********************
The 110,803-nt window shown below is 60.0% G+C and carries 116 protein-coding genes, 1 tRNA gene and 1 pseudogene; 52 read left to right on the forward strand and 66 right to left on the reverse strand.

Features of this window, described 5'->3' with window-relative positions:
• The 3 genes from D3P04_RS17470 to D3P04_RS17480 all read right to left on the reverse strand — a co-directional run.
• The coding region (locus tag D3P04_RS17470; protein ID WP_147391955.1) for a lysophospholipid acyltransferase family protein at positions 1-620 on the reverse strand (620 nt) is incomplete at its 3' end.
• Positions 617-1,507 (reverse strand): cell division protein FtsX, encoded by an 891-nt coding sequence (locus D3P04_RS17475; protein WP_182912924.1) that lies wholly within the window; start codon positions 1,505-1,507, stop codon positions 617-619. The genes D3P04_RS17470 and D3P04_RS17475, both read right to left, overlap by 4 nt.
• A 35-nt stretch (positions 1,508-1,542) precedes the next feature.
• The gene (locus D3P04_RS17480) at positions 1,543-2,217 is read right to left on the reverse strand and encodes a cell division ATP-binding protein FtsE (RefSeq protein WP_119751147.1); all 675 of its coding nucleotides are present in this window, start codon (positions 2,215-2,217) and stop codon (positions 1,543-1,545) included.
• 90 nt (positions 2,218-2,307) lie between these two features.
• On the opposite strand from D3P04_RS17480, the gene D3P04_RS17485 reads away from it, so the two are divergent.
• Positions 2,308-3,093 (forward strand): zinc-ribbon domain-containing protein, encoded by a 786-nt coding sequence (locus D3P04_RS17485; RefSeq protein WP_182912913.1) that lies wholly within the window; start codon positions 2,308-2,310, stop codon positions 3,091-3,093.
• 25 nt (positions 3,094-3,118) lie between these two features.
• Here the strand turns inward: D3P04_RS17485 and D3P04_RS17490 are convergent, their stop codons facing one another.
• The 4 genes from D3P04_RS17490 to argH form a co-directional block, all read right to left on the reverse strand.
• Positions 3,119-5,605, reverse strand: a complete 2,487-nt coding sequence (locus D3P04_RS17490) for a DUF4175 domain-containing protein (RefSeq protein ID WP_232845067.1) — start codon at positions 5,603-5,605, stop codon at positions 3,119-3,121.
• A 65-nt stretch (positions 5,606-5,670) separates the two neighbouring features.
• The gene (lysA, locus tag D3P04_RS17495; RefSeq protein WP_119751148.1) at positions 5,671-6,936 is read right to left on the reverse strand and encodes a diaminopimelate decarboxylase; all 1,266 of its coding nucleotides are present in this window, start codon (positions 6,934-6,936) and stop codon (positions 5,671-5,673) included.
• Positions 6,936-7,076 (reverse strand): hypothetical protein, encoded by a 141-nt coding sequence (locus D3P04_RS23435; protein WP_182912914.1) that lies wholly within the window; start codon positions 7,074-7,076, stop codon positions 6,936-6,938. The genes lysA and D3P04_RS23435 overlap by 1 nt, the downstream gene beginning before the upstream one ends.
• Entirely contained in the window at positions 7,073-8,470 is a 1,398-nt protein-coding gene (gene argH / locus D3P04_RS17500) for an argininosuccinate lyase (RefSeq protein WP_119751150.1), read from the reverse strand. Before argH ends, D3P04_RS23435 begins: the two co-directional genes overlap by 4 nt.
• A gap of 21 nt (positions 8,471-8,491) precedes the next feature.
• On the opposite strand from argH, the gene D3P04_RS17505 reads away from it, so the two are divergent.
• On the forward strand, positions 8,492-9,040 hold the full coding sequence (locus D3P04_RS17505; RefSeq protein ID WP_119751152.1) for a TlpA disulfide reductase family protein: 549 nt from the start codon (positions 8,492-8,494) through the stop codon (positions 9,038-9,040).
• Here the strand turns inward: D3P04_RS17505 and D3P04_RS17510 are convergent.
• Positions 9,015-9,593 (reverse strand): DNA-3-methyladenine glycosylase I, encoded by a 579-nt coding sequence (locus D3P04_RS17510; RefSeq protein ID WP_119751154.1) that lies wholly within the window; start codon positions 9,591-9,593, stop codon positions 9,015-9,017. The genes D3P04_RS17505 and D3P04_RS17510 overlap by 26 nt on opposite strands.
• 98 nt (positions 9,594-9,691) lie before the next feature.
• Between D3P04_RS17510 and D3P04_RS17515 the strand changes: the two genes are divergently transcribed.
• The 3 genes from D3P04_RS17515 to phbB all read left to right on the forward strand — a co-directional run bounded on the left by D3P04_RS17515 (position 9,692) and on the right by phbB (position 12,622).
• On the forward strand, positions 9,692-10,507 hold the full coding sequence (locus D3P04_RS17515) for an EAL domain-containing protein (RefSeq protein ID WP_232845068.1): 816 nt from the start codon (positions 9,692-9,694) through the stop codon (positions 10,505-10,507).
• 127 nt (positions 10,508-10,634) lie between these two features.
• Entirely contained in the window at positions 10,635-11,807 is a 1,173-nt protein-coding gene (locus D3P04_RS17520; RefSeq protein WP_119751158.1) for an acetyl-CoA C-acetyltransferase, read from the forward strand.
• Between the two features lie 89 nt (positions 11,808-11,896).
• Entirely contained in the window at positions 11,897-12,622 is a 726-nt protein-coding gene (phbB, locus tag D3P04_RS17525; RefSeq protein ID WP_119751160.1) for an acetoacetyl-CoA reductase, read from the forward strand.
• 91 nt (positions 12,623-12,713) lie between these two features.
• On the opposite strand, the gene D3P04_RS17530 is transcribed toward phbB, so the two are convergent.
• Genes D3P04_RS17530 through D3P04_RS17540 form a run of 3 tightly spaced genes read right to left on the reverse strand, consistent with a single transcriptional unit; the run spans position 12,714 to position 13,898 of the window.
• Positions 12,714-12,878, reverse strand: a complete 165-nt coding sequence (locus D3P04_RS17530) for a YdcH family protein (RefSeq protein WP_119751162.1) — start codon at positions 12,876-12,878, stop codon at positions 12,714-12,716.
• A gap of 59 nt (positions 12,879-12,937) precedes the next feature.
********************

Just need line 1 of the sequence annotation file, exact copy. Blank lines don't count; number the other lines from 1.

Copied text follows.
The 110,803-nt window shown below is 60.0% G+C and carries 116 protein-coding genes, 1 tRNA gene and 1 pseudogene; 52 read left to right on the forward strand and 66 right to left on the reverse strand.